JSF Tip #31 - Migrate your @ManagedProperty annotations

If you read the blog entry about migrating to @Named annotation you might wonder how you would migrate your @ManagedProperty annotations.

Since CDI is a specification on its own, it does not deal with JSF specific artifacts. However with very little work you can have a very similar setup.

First we define our own custom annotation @ManagedProperty

    package test.managedproperty;

    import java.lang.annotation.Retention;
    import java.lang.annotation.Target;
    import javax.enterprise.util.Nonbinding;
    import javax.inject.Qualifier;
    import static java.lang.annotation.ElementType.FIELD;
    import static java.lang.annotation.ElementType.METHOD;
    import static java.lang.annotation.ElementType.PARAMETER;
    import static java.lang.annotation.ElementType.TYPE;
    import static java.lang.annotation.RetentionPolicy.RUNTIME;

    public @interface ManagedProperty {

        @Nonbinding String value() default "";

Next we define a producer method that knows about our own @ManagedProperty annotation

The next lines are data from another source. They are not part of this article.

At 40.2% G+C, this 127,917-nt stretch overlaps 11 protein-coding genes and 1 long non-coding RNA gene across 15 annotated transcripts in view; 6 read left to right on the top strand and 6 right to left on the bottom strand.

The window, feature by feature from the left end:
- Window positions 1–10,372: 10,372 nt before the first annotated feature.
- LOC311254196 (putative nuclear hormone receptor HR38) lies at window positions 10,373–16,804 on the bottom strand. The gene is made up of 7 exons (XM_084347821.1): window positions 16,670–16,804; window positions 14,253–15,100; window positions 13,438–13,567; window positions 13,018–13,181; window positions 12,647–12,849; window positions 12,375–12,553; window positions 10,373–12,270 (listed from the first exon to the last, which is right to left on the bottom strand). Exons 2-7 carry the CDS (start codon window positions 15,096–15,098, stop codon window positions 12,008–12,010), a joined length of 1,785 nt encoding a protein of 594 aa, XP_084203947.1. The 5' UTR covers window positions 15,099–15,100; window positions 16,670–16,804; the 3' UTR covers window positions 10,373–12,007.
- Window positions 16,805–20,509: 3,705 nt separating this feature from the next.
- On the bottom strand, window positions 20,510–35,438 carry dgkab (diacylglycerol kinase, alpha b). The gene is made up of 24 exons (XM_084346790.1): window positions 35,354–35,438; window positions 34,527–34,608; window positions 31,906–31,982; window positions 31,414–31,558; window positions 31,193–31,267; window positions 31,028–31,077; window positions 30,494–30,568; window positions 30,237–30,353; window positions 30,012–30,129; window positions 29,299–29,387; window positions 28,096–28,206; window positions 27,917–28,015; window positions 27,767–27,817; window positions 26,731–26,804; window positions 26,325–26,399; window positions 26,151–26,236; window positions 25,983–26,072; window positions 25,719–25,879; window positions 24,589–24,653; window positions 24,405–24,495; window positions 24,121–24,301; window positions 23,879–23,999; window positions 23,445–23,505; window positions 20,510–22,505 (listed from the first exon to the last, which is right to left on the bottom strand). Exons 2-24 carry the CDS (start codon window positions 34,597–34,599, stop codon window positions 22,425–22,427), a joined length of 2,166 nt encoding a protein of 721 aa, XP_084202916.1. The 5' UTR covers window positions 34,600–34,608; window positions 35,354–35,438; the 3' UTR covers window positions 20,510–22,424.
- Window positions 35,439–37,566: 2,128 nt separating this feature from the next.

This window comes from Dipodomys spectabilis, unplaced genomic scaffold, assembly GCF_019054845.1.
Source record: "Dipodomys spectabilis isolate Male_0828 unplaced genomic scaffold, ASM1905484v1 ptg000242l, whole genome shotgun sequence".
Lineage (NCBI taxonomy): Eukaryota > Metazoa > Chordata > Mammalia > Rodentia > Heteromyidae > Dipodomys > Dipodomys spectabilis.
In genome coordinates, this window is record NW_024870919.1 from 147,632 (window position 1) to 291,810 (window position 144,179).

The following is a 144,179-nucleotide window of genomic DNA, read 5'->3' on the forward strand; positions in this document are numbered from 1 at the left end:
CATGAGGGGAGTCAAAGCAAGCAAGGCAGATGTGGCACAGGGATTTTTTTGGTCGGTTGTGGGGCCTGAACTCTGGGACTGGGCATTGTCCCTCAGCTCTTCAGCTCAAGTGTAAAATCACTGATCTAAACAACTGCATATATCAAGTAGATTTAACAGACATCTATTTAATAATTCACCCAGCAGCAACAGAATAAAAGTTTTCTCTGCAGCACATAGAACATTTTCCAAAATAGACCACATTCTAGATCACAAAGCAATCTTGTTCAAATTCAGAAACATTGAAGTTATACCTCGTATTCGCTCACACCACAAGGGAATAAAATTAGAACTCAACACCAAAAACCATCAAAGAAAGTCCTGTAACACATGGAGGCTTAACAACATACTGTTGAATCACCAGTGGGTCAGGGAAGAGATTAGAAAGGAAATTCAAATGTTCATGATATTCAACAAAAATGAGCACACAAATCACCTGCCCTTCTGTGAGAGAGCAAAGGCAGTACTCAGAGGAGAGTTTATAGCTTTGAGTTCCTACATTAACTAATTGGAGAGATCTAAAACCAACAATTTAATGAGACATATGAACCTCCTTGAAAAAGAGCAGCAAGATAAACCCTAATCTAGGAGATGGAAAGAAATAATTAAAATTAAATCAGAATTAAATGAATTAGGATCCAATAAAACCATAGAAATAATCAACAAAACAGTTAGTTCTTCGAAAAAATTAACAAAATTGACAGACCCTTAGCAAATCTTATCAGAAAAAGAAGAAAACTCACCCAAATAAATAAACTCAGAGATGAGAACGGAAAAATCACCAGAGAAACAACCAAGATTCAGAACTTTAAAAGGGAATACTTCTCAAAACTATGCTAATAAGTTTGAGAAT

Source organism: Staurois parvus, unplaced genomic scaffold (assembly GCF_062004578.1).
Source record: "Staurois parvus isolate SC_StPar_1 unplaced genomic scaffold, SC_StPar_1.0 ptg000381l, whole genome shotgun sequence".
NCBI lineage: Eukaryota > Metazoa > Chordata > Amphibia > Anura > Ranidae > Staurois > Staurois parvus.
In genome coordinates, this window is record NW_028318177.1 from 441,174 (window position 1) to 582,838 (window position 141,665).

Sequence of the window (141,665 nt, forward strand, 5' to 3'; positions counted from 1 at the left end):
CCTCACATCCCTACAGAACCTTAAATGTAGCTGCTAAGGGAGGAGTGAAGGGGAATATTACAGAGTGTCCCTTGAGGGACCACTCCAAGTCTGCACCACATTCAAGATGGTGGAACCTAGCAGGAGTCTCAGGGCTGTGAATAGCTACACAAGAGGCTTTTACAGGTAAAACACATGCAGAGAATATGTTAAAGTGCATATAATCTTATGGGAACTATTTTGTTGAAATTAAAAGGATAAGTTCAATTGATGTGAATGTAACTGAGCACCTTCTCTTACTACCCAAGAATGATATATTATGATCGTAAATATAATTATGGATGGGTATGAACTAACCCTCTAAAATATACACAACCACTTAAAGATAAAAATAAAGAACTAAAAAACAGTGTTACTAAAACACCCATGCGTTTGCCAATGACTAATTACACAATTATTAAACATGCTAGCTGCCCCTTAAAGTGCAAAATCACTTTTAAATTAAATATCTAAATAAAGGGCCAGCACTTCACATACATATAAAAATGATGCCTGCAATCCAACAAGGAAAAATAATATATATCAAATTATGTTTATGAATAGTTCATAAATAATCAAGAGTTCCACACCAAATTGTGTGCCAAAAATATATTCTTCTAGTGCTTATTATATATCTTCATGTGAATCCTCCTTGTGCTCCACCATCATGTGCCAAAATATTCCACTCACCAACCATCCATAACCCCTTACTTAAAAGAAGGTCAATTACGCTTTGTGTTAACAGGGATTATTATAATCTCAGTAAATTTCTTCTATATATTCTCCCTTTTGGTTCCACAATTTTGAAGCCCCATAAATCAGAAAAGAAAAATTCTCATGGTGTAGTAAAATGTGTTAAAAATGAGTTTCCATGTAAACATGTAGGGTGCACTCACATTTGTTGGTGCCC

package test.managedproperty;

    import javax.el.ELContext;
    import javax.el.ExpressionFactory;
    import javax.el.ValueExpression;
    import javax.enterprise.context.Dependent;
    import javax.enterprise.inject.Produces;
    import javax.enterprise.inject.spi.InjectionPoint;
    import javax.faces.application.Application;
    import javax.faces.context.FacesContext;

    public class ManagedPropertyProducer {

        @Produces @ManagedProperty("") @Dependent
        public String getStringManagedProperty(InjectionPoint injectionPoint) {
           return (String) getObjectManagedProperty(injectionPoint, String.class);

        private Object getObjectManagedProperty(InjectionPoint injectionPoint, Class expectedType) {
           String value = injectionPoint.getAnnotated().getAnnotation(ManagedProperty.class).value();
           FacesContext context = FacesContext.getCurrentInstance();
           Application application = context.getApplication();
           ExpressionFactory ef = application.getExpressionFactory();
           ELContext elContext = context.getELContext();
           ValueExpression ve = ef.createValueExpression(elContext, value, expectedType);
           return ve.getValue(elContext);

Third we use it

    private String param;

    public String getParam() {
        return param;

    public String getParam() {
        return param;

Note this particular implementation only allows you to have @ManagedProperty fields that are Strings, and this is because the producer methods are safely typed.

Posted November 1, 2013